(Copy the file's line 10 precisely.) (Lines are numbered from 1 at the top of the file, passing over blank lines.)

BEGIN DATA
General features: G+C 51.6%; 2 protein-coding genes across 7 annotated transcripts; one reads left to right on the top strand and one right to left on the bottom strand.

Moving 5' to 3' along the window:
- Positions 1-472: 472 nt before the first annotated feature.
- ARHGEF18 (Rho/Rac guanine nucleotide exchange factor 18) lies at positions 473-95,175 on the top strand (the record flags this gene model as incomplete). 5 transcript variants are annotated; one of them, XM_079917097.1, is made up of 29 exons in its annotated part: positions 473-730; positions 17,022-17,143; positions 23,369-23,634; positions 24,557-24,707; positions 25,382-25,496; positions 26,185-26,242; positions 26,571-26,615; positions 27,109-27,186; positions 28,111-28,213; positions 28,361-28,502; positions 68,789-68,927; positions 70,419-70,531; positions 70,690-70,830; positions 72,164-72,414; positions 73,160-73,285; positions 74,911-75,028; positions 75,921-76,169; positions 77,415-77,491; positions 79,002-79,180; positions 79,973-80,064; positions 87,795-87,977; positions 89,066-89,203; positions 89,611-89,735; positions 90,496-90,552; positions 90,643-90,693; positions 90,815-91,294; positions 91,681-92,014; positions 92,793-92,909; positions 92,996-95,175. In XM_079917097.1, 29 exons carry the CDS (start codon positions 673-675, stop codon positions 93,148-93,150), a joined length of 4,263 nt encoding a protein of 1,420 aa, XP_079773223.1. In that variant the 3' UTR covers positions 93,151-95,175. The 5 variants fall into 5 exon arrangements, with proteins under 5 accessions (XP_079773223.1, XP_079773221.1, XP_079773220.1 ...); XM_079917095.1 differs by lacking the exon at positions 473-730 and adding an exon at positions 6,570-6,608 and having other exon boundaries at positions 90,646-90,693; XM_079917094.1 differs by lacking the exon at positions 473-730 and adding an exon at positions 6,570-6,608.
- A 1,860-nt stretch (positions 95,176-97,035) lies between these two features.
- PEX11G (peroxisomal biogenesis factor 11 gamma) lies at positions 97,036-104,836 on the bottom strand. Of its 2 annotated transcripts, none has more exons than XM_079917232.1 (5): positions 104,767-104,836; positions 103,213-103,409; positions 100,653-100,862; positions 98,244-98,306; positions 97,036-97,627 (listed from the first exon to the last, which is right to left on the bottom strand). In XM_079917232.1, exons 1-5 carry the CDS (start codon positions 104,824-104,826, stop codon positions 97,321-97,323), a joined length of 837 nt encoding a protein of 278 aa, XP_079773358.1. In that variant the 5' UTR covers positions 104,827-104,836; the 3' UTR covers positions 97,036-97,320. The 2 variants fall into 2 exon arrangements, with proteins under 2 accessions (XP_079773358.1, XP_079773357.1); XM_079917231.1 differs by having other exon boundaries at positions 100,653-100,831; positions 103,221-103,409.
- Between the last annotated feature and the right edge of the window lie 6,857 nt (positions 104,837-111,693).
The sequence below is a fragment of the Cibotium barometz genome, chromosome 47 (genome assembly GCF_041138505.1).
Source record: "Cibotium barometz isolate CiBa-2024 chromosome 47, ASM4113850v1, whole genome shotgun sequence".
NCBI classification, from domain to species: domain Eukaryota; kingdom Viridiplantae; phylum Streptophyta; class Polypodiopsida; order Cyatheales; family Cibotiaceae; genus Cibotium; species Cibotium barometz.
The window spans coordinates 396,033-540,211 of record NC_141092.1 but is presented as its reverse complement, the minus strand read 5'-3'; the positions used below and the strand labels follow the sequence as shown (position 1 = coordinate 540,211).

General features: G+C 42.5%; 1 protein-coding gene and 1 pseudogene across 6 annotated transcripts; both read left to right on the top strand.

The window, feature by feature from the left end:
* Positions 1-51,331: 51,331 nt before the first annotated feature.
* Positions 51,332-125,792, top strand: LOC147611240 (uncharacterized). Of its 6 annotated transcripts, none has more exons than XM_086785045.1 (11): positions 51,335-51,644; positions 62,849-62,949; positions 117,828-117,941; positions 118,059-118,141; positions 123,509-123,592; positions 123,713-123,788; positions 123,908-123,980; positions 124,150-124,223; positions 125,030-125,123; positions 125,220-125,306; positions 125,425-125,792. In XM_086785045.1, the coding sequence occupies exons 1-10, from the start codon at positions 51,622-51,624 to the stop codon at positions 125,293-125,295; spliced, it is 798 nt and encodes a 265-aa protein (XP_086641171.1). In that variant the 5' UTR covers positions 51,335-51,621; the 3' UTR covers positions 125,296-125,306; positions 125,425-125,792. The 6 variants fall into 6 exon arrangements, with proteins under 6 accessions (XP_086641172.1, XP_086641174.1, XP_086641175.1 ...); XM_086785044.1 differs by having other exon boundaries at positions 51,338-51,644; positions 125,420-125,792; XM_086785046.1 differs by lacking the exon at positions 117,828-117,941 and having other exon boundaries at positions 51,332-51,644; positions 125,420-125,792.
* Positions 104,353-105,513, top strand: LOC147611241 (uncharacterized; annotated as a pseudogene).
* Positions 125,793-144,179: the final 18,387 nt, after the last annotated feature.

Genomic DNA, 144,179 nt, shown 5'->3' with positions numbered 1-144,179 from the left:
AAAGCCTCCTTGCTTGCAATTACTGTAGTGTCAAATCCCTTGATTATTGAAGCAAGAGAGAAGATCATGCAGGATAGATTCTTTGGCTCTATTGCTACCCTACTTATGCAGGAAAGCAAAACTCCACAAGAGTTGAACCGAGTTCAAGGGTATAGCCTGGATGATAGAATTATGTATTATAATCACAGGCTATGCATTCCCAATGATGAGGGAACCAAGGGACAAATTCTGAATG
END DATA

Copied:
NCBI classification, from domain to species: domain Eukaryota; kingdom Viridiplantae; phylum Streptophyta; class Polypodiopsida; order Cyatheales; family Cibotiaceae; genus Cibotium; species Cibotium barometz.